The Stokes-Einstein rotational diffusion relation tells us that we can write down a rotational diffusion coefficient for a sphere as:

$D_r \approx \frac{k_B T}{\zeta_f} \approx \frac{k_B T}{(8 \pi \eta)(r)^3}$

Where $k_B$ is Boltzmann's constant, $T$ is the temperature in Kelvin, $\zeta_f \approx (8 \pi \eta)(r)^3$ is the friction, $\eta$ is the viscosity of the medium (e.g. $\approx 1 \space cP$ in pure water), and $r$ is the radius of the sphere.

For an example calculation of $D_r \approx 0.2 \space rad^2/s$ (or $Hz$) of a $\approx 1 \space \mu m$ radius sphere in pure water at room temperature, please see here: http://www.microurl.info/YOtwp (this shortened URL is going to WolframAlpha).

My question is the following: Take a point on the sphere undergoing rotational diffusion in solution, and select a random point on its surface. Define a vector $v_1$ between this random point and the point at the center of the sphere. Let $v_2$ be another randomly oriented vector. What probability distribution do we have for the time until a minimum angle $\theta$ between $v_1$ and $v_2$ is achieved?

Alternatively, if we start with the vectors $v_1$ and $v_2$ being within a minimum angle $theta$, what time distribution do we have until the minimum angle becomes larger than $\theta$?


If I have understood you correctly, your rotational diffusion problem is equivalent to the problem of a particle diffusing on the surface of a sphere (angular diffusion constant $D_r$), starting at some polar angle $\theta_0\in(0,\pi)$ and first crossing the angle $\theta\in(0,\theta_0)$ at time $t$. This is a classic problem in first-passage-times, see for example S. Redner, A guide to first-passage processes, or arXiv:1101.5043.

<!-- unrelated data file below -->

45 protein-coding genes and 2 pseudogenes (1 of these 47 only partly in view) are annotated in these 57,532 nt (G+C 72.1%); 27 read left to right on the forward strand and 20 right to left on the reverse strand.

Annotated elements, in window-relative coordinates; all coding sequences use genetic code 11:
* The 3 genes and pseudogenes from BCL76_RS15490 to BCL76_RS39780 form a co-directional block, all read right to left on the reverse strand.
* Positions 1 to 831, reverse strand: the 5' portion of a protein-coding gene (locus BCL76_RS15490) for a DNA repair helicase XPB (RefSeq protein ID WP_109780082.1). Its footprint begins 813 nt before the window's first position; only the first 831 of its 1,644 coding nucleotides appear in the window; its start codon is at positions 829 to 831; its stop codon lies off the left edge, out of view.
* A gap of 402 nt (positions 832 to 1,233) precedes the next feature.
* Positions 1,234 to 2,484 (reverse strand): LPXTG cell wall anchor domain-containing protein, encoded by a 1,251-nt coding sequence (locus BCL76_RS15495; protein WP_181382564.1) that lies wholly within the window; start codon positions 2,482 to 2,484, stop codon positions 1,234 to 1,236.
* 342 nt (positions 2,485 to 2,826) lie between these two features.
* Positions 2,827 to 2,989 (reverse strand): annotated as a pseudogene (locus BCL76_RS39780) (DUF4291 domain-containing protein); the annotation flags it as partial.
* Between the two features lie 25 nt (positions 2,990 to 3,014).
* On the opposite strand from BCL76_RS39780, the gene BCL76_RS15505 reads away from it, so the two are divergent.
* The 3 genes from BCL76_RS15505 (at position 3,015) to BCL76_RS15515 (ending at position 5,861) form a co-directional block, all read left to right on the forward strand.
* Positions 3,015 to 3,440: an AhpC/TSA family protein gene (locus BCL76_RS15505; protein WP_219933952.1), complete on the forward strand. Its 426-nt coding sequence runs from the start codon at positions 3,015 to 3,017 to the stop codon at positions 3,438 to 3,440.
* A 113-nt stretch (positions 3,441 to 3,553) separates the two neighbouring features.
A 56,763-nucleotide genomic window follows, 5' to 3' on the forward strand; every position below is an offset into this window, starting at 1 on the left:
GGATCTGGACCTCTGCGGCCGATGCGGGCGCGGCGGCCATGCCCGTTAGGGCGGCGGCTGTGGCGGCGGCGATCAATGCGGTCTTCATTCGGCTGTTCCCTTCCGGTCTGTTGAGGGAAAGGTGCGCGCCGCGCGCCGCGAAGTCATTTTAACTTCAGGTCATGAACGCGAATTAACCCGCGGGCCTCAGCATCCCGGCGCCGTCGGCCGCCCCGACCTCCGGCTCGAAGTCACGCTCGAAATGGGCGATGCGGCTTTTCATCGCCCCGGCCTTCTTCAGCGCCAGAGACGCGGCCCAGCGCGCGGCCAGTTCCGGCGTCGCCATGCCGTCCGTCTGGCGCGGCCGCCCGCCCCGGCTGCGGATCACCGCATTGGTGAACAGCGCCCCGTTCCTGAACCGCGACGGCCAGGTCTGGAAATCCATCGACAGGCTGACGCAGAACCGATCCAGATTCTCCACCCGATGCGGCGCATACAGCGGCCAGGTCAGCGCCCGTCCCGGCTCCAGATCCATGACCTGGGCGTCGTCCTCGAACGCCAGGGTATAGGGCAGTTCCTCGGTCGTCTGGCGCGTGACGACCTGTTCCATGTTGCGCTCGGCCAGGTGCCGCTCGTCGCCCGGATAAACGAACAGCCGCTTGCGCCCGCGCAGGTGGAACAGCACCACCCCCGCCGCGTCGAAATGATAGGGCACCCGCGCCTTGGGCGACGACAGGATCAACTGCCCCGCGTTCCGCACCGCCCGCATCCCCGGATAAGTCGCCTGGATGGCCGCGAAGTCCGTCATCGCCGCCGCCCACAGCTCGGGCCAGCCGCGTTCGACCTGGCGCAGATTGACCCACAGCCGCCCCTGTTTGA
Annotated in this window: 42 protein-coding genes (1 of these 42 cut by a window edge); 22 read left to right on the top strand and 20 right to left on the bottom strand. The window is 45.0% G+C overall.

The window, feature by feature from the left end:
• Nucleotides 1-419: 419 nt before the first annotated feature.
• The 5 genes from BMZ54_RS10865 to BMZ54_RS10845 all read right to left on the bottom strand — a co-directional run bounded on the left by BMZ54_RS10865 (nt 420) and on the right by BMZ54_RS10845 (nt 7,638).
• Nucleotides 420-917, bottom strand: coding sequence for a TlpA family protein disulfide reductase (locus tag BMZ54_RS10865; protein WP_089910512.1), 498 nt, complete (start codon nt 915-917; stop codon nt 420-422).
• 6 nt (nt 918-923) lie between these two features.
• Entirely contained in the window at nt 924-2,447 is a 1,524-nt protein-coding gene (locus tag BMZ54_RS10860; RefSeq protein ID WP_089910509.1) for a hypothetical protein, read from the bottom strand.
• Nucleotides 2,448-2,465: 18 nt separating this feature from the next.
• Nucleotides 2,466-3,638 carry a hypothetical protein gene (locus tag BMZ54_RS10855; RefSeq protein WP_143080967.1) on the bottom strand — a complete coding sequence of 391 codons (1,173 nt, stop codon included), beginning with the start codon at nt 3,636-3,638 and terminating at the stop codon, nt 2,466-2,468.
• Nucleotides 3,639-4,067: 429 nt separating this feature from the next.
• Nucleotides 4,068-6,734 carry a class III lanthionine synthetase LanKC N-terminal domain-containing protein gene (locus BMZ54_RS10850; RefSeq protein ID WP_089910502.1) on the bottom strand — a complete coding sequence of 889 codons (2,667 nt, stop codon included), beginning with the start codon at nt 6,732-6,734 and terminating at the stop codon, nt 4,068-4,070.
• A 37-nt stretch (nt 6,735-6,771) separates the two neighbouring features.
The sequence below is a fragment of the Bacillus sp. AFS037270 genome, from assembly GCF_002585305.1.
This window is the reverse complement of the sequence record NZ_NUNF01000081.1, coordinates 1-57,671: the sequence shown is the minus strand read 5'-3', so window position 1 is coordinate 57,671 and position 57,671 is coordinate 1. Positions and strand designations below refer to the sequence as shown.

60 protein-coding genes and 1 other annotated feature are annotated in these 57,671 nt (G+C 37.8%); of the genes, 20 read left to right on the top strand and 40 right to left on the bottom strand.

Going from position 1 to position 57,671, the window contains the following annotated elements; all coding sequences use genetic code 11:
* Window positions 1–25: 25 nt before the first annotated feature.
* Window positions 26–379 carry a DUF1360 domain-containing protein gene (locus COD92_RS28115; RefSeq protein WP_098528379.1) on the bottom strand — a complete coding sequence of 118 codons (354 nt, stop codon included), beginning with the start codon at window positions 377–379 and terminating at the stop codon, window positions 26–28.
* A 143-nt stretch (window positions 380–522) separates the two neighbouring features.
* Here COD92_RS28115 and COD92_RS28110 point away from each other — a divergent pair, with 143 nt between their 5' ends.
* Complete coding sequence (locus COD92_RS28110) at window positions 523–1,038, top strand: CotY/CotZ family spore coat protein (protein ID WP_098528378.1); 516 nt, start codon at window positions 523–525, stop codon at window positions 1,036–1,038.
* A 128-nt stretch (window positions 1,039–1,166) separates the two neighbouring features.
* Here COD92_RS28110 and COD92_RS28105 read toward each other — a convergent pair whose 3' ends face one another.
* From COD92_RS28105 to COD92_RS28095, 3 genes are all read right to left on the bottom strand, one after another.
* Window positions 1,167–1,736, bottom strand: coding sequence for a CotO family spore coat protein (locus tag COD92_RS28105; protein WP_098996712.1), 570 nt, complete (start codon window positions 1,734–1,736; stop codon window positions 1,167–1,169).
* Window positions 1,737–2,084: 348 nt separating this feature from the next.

The mean first passage time is $$\langle t\rangle=\frac{2}{D_{r}}\ln\left(\frac{\sin(\theta_0/2)}{\sin(\theta/2)}\right).$$

If you choose the starting point at random, uniformly on the sphere, then you would perform one more average over $\theta_0$ (with weight $\sin\theta_0$), producing the average

$$\langle t\rangle=-\frac{2}{D_{r}}\left[\ln[\sin(\theta/2)]+\frac{1+\cos\theta}{4}\right].$$

The full probability distribution of the first passage time seems more problematic, I have not found it in the literature.

  • $\begingroup$ I agree with your interpretation of the problem. However, I'm a little confused about your expression for $<t>$ provided random uniform initiation, shouldn't there for a $D_r$ term somewhere? $\endgroup$ – Ayn Feb 17 '14 at 15:02
  • $\begingroup$ Also, is the expression for $<t>$ starting from $\theta_0 \in (0, \pi)$ from the linked arXiv paper? I can't seem to find the derivation for it in the 3D case section. $\endgroup$ – Ayn Feb 17 '14 at 15:05
  • $\begingroup$ This answers my question! However, if you could point out where $<t>$ was derived (unless you did it yourself) that would be very helpful for me in terms of understanding. $\endgroup$ – Ayn Feb 17 '14 at 15:18
  • $\begingroup$ typo (missing $D_r$) corrected; the expression for $\langle t\rangle$ is the unnumbered equation after Eq. 57 in arXiv:1101.5043, for $\omega=0$ (no bulk diffusion, only surface diffusion). $\endgroup$ – Carlo Beenakker Feb 17 '14 at 15:19
  • $\begingroup$ Ok, I see. Regarding the unnumbered equation after Eq. 57 in arXiv:1101.5043: we're assuming the unit radius sphere, otherwise it's: $\langle t\rangle=\frac{2R^2}{D_{r}}...$, we're dropping the terms involving contributions from $D_2$ (related to bulk diffusion) (which seems OK to me), and we're neglected the latter summation/integral term as a small positive constant that does not scale with the diffusion coefficient. $\endgroup$ – Ayn Feb 17 '14 at 15:28

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